Finally we define the search action on the controller, which is just a call to the method refresh on the PagedQuery component that will trigger a remote call to get an up-to-date data set:

Home.java
@FXML
private void search(ActionEvent event) {
    vineyards.refresh();
}

With this quite simple setup, we now have a fully functional table view on our remote Vineyard entity.

The Edit Form

Next we have to build a form to create and modify objects. Here is the corresponding declaration in Home.fxml:

Home.fxml
<Label fx:id="labelFormVineyard" text="Create vineyard"/>
<GridPane fx:id="formVineyard" hgap="4" vgap="4">
	<children>
		<Label text="Name" GridPane.columnIndex="1" GridPane.rowIndex="1"/>
		<TextField fx:id="fieldName" GridPane.columnIndex="2" GridPane.rowIndex="1"/>

		<Label text="Address" GridPane.columnIndex="1" GridPane.rowIndex="2"/>
		<TextField fx:id="fieldAddress" GridPane.columnIndex="2" GridPane.rowIndex="2"/>
	</children>
</GridPane>
<!-- Button Bar -->
<HBox spacing="10">
	<children>
		<Button fx:id="buttonSave" text="Save" onAction="#save"/>
		<Button fx:id="buttonCancel" text="Cancel" onAction="#cancel"/>
		<Button fx:id="buttonDelete" text="Delete" onAction="#delete"/>
	</children>
</HBox>

Nothing very fancy, just plain FXML that we now have to wire to the controller. To do this easily, we are going to use another built-in component of the framework: the ManagedEntity component. Again we declare it in the application configuration and inject it in the controller to bind it to the UI:

Main.java
@Bean @Scope("view")
public ManagedEntity<Vineyard> vineyard(EntityManager entityManager) {
	return new ManagedEntity<Vineyard>(entityManager);
}
Home.java
@Inject
private ManagedEntity<Vineyard> vineyard;

...

@Override
public void initialize(URL url, ResourceBundle bundle) {
    ...
	labelFormVineyard.textProperty()
		.bind(Bindings.when(vineyard.savedProperty())
			.then("Edit vineyard")
			.otherwise("Create vineyard"));

	vineyard.instanceProperty().addListener(new ChangeListener<Vineyard>() {
		@Override
		public void changed(ObservableValue<? extends Vineyard> observable,
			Vineyard oldValue, Vineyard newValue) {

			if (oldValue != null) {
				fieldName.textProperty()
					.unbindBidirectional(oldValue.nameProperty());
				fieldAddress.textProperty()
					.unbindBidirectional(oldValue.getAddress().addressProperty());
			}
			if (newValue != null) {
				fieldName.textProperty()
					.bindBidirectional(newValue.nameProperty());
				fieldAddress.textProperty()
					.bindBidirectional(newValue.getAddress().addressProperty());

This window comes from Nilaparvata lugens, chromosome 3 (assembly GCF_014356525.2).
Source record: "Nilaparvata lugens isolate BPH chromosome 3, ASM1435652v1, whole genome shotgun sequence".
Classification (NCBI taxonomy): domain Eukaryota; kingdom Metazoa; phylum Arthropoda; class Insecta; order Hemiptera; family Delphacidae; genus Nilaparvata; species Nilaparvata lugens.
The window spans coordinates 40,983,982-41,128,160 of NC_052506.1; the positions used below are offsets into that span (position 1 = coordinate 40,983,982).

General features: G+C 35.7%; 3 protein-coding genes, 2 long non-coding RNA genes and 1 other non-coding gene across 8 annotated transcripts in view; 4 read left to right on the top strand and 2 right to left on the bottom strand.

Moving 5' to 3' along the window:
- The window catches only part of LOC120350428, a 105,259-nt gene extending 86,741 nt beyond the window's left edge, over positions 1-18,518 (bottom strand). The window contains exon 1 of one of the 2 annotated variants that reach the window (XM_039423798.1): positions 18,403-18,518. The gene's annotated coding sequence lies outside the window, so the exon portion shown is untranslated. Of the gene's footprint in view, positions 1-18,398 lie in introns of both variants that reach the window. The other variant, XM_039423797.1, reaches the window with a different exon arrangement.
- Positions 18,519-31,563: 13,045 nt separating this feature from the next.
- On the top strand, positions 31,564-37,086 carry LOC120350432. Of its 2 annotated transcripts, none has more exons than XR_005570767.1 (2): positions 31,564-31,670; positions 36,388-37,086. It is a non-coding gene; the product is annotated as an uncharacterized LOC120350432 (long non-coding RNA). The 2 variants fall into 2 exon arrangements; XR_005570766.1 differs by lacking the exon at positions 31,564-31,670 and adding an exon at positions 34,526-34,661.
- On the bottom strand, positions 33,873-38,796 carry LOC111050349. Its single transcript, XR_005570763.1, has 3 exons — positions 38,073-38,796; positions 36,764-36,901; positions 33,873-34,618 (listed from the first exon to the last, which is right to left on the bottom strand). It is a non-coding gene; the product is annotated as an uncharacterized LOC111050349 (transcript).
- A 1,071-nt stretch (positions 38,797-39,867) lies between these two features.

}
		}
	});
}

The instance property is relatively self-describing and is the currently managed instance. As we expect that the user can select one vineyard or another, we have to handle this event by unbinding the previous instance properties from the form controls and then bind the new instance.

The saved property is another property of ManagedEntity which indicated if the instance has been saved to the database or not. It is more or less the equivalent of version != null and we use it here to change the title of the form.

Finally, we have to initialize this managed instance somewhere. The following select method will either create and initialize a new vineyard or select an existing vineyard:

private void select(Vineyard vineyard) {
	if (vineyard == this.vineyard.getInstance() && this.vineyard.getInstance() != null)
		return;

	if (vineyard != null)
		this.vineyard.setInstance(vineyard);
	else {
		Vineyard newVineyard = new Vineyard();
		newVineyard.setName("");
		newVineyard.setAddress(new Address());
		newVineyard.getAddress().setAddress("");
		this.vineyard.setInstance(newVineyard);
	}
}

We can then use it to initialize the instance at the beginning and attach it to the selection in the list to change the managed instance when the user selects an element of the table view:

@Override
public void initialize(URL url, ResourceBundle bundle) {
	...

	select(null);
	tableVineyards.getSelectionModel().selectedItemProperty()
		.addListener(new ChangeListener<Vineyard>() {
		@Override
		public void changed(ObservableValue<? extends Vineyard> property,
			Vineyard oldSelection, Vineyard newSelection) {
			select(newSelection);
		}
	});

	...
}

We’re almost done, finally we have to define the actions for the three buttons:

@Inject
private VineyardRepository vineyardRepository;

...

@FXML
private void save(ActionEvent event) {
	final boolean isNew = !vineyard.isSaved();
    vineyardRepository.save(vineyard.get(),
        new SimpleTideResponder() {
            @Override
            public void result(TideResultEvent tre) {
                if (isNew)
                    select(null);
                else
                    tableVineyards.getSelectionModel()
                        .clearSelection();
            }

            @Override
            public void fault(TideFaultEvent tfe) {
                System.out.println("Error: "
                    + tfe.getFault().getFaultDescription());
            }
        }
    );
}

Basically we save the entity by calling the remote Spring Data repository that we get injected by Spring. A suitable client proxy of class VineyardRepository has been generated for the repository and is defined as a Spring bean. On successful return, we either create a new empty entity with select(null) or clear the table selection, which will consequently clear the form and reset it in creation mode (due to the previously defined listener on the table selection).

You can certainly notice that we call the remote repository but don’t really care about the actual result of the operation. However the created entities will automatically appear in the list because GraniteDS listens to the JPA modification events and propagates them to the client as Spring application events. The PagedQuery listens to these client events and refreshes itself when needed. Of course if you need to access the result objects for any reason, you can do it in the result handler.